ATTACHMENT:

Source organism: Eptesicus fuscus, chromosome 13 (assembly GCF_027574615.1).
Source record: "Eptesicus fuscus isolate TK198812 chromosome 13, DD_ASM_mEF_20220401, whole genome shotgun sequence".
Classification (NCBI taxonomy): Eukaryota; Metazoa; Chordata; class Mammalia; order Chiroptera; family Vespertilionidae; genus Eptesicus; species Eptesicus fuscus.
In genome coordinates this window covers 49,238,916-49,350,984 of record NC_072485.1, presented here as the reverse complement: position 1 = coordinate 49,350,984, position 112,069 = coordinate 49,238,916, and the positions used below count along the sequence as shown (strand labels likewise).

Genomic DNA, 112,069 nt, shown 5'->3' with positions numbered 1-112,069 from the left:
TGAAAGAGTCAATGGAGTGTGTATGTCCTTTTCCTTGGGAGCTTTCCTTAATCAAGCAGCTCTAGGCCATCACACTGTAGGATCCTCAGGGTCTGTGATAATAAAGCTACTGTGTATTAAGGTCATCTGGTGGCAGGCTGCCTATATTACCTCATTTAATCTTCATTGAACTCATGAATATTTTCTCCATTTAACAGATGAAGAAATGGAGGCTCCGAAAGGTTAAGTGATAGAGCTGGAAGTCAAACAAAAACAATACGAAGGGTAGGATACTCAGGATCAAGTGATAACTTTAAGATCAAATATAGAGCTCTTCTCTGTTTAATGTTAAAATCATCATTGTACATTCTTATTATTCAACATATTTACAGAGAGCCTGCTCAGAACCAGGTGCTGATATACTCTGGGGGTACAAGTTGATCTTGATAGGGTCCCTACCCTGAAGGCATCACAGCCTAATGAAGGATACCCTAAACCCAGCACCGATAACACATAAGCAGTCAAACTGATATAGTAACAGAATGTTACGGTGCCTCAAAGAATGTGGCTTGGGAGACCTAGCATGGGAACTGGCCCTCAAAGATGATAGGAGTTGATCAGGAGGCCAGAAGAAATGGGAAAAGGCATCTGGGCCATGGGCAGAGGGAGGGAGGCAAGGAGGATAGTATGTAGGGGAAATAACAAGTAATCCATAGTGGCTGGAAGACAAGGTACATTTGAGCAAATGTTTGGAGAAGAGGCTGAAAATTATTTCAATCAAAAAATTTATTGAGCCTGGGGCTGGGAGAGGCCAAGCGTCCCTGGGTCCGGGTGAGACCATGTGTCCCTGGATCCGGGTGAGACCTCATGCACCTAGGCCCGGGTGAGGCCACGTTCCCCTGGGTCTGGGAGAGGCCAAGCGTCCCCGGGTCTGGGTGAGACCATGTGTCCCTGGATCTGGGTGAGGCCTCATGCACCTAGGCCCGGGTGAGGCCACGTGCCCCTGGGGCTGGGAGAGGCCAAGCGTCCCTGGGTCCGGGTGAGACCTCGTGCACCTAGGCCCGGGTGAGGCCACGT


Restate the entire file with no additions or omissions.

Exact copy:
Source organism: Eptesicus fuscus, chromosome 13 (assembly GCF_027574615.1).
Source record: "Eptesicus fuscus isolate TK198812 chromosome 13, DD_ASM_mEF_20220401, whole genome shotgun sequence".
Classification (NCBI taxonomy): Eukaryota; Metazoa; Chordata; class Mammalia; order Chiroptera; family Vespertilionidae; genus Eptesicus; species Eptesicus fuscus.
In genome coordinates this window covers 49,238,916-49,350,984 of record NC_072485.1, presented here as the reverse complement: position 1 = coordinate 49,350,984, position 112,069 = coordinate 49,238,916, and the positions used below count along the sequence as shown (strand labels likewise).

Genomic DNA, 112,069 nt, shown 5'->3' with positions numbered 1-112,069 from the left:
TGAAAGAGTCAATGGAGTGTGTATGTCCTTTTCCTTGGGAGCTTTCCTTAATCAAGCAGCTCTAGGCCATCACACTGTAGGATCCTCAGGGTCTGTGATAATAAAGCTACTGTGTATTAAGGTCATCTGGTGGCAGGCTGCCTATATTACCTCATTTAATCTTCATTGAACTCATGAATATTTTCTCCATTTAACAGATGAAGAAATGGAGGCTCCGAAAGGTTAAGTGATAGAGCTGGAAGTCAAACAAAAACAATACGAAGGGTAGGATACTCAGGATCAAGTGATAACTTTAAGATCAAATATAGAGCTCTTCTCTGTTTAATGTTAAAATCATCATTGTACATTCTTATTATTCAACATATTTACAGAGAGCCTGCTCAGAACCAGGTGCTGATATACTCTGGGGGTACAAGTTGATCTTGATAGGGTCCCTACCCTGAAGGCATCACAGCCTAATGAAGGATACCCTAAACCCAGCACCGATAACACATAAGCAGTCAAACTGATATAGTAACAGAATGTTACGGTGCCTCAAAGAATGTGGCTTGGGAGACCTAGCATGGGAACTGGCCCTCAAAGATGATAGGAGTTGATCAGGAGGCCAGAAGAAATGGGAAAAGGCATCTGGGCCATGGGCAGAGGGAGGGAGGCAAGGAGGATAGTATGTAGGGGAAATAACAAGTAATCCATAGTGGCTGGAAGACAAGGTACATTTGAGCAAATGTTTGGAGAAGAGGCTGAAAATTATTTCAATCAAAAAATTTATTGAGCCTGGGGCTGGGAGAGGCCAAGCGTCCCTGGGTCCGGGTGAGACCATGTGTCCCTGGATCCGGGTGAGACCTCATGCACCTAGGCCCGGGTGAGGCCACGTTCCCCTGGGTCTGGGAGAGGCCAAGCGTCCCCGGGTCTGGGTGAGACCATGTGTCCCTGGATCTGGGTGAGGCCTCATGCACCTAGGCCCGGGTGAGGCCACGTGCCCCTGGGGCTGGGAGAGGCCAAGCGTCCCTGGGTCCGGGTGAGACCTCGTGCACCTAGGCCCGGGTGAGGCCACGT